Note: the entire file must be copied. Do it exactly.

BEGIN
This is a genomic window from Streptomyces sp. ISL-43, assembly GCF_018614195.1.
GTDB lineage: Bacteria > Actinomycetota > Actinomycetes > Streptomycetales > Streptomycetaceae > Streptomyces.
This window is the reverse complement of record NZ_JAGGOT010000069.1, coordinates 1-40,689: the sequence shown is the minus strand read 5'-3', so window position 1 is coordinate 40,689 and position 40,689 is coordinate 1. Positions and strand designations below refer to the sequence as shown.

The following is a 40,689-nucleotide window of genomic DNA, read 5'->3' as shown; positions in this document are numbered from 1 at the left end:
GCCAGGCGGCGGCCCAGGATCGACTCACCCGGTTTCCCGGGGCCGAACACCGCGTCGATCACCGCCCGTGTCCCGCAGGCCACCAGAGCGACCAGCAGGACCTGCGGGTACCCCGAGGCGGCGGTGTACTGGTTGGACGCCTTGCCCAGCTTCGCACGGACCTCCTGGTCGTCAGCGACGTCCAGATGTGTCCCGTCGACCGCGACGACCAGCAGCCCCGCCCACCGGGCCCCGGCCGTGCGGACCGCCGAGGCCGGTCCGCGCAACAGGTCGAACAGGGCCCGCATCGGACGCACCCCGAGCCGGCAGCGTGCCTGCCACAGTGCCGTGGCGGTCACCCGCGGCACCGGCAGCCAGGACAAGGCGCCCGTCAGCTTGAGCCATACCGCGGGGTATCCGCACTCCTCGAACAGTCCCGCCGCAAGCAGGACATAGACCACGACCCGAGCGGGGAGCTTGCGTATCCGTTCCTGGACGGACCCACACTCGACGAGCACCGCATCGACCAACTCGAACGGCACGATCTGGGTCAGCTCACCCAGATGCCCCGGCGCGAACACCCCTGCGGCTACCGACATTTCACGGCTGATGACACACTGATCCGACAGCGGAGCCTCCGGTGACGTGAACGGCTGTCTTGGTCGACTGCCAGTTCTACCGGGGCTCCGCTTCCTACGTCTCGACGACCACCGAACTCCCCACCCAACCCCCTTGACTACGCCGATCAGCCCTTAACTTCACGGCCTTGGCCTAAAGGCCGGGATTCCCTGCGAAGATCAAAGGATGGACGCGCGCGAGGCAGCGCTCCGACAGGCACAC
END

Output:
This is a genomic window from Streptomyces sp. ISL-43, assembly GCF_018614195.1.
GTDB lineage: Bacteria > Actinomycetota > Actinomycetes > Streptomycetales > Streptomycetaceae > Streptomyces.
This window is the reverse complement of record NZ_JAGGOT010000069.1, coordinates 1-40,689: the sequence shown is the minus strand read 5'-3', so window position 1 is coordinate 40,689 and position 40,689 is coordinate 1. Positions and strand designations below refer to the sequence as shown.

The following is a 40,689-nucleotide window of genomic DNA, read 5'->3' as shown; positions in this document are numbered from 1 at the left end:
GCCAGGCGGCGGCCCAGGATCGACTCACCCGGTTTCCCGGGGCCGAACACCGCGTCGATCACCGCCCGTGTCCCGCAGGCCACCAGAGCGACCAGCAGGACCTGCGGGTACCCCGAGGCGGCGGTGTACTGGTTGGACGCCTTGCCCAGCTTCGCACGGACCTCCTGGTCGTCAGCGACGTCCAGATGTGTCCCGTCGACCGCGACGACCAGCAGCCCCGCCCACCGGGCCCCGGCCGTGCGGACCGCCGAGGCCGGTCCGCGCAACAGGTCGAACAGGGCCCGCATCGGACGCACCCCGAGCCGGCAGCGTGCCTGCCACAGTGCCGTGGCGGTCACCCGCGGCACCGGCAGCCAGGACAAGGCGCCCGTCAGCTTGAGCCATACCGCGGGGTATCCGCACTCCTCGAACAGTCCCGCCGCAAGCAGGACATAGACCACGACCCGAGCGGGGAGCTTGCGTATCCGTTCCTGGACGGACCCACACTCGACGAGCACCGCATCGACCAACTCGAACGGCACGATCTGGGTCAGCTCACCCAGATGCCCCGGCGCGAACACCCCTGCGGCTACCGACATTTCACGGCTGATGACACACTGATCCGACAGCGGAGCCTCCGGTGACGTGAACGGCTGTCTTGGTCGACTGCCAGTTCTACCGGGGCTCCGCTTCCTACGTCTCGACGACCACCGAACTCCCCACCCAACCCCCTTGACTACGCCGATCAGCCCTTAACTTCACGGCCTTGGCCTAAAGGCCGGGATTCCCTGCGAAGATCAAAGGATGGACGCGCGCGAGGCAGCGCTCCGACAGGCACAC